- Volume 14: April 21, 1790
- Volume 15: April 21, 1790 - May 30, 1790
- Volume 16: May 31, 1790 - July 8, 1790
- Volume 17: July 9, 1790 - August 12, 1790
- Volume 18: August 12, 1790 - September 15, 1790
- Volume 19: September 16, 1790 - October 23, 1790
- Volume 20: October 23, 1790 - November 26, 1790
- Volume 21: November 26, 1790 - January 2, 1791
- Volume 22: January 3, 1791 - February 5, 1791
- Volume 23: February 6, 1791 - March 9, 1791
- Volume 24: March 10, 1791 - April 12, 1791
- Volume 25: April 13, 1791 - May 11, 1791
- Volume 26: May 12, 1791 - June 5, 1791
- Volume 27: June 6, 1791 - July 5, 1791
- Volume 28: July 6, 1791 - July 28, 1791
- Volume 29: July 29, 1791 - August 27, 1791
- Volume 30: August 28, 1791 - September 17, 1791
- Volume 31: September 17, 1791 - September 30, 1791
- François Furet , Ran Halévi: La monarchie républicaine: la constitution de 1791 . Paris 1996, ISBN 2-213-02790-0 (the volume contains numerous source texts in a 300-page appendix).
- Edna Hindie Lemay, Alison Patrick: Revolutionaries at work: the Constituent Assembly, 1789-1791 . Oxford 1996, ISBN 0-7294-0520-6 .
- Michael P. Fitzsimmons: The remaking of France: the National Assembly and the Constitution of 1791 . Cambridge [u. a.] 1996, ISBN 0-521-45407-7 (reprint of the 1994 edition).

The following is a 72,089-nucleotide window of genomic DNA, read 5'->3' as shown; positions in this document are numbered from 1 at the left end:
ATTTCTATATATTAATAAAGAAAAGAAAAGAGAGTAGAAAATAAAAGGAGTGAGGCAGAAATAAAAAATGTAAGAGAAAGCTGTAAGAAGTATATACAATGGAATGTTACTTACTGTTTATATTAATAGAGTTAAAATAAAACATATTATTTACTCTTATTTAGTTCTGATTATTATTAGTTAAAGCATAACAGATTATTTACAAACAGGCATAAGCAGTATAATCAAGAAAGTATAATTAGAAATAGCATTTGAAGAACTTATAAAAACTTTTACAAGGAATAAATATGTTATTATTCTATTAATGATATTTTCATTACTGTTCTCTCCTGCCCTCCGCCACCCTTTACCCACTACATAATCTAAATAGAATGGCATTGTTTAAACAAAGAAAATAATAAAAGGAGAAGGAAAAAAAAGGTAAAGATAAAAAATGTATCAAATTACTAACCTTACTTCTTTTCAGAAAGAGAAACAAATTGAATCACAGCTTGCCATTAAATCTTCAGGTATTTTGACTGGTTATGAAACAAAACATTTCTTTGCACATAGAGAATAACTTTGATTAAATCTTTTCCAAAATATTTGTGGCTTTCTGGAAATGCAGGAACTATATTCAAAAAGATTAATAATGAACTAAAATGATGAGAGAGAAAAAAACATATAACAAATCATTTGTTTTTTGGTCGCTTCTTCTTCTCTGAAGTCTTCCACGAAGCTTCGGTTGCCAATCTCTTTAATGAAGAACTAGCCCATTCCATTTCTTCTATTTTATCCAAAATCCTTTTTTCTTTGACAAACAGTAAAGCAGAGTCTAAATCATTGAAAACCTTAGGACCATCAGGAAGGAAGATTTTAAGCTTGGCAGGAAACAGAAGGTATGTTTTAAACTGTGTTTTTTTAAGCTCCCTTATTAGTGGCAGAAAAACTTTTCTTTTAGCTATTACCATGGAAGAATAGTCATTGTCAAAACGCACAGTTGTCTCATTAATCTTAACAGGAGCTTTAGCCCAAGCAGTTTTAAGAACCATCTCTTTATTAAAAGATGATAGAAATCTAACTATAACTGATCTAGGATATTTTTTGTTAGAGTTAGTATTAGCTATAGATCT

- Timothy Tackett: Becoming a revolutionary: the deputies of the French National Assembly and the emergence of a revolutionary culture (1789-1790) . Princeton, NJ 1996, ISBN 0-691-04384-1 (on this the review by James Livesey in H-France, available online via H-Net).
Investigations on individual aspects
- Torsten Kelp: The financial and economic policy of the Constituent Assembly (1789-1791) . Hamburg 2004, ISBN 3-8300-1567-4 .
- Karl Dietrich Erdmann: popular sovereignty and church. Studies on the relationship between state and religion in France before the meeting of the Estates General up to the schism, May 5, 1789 - April 13, 1791 . Cologne 1949.
- Collection Baudouin (Resolutions of the Constituent Assembly)  (French)
- Sabine Büttner: The French Revolution - an online introduction: Course of the Revolution , in: historicum.net - History and Art Studies on the Internet (Chapter “ Consolidation and Constitutionalization (Autumn 1789 to Autumn 1791) ”)
- Chronological table of the most distinguished decrees and most remarkable events during the time of the constituent national assembly.  (From the Bastille to Waterloo. Wiki)
- Dominique Godineau: Constituante ou Assemblée nationale constituante, in: Jean-François Sirinelli / Daniel Couty (eds.): Dictionnaire de l'Histoire de France, Volume 1: A - J, Paris 1999, ISBN 2-03-505085-5 , P. 381 f., Here: p. 381.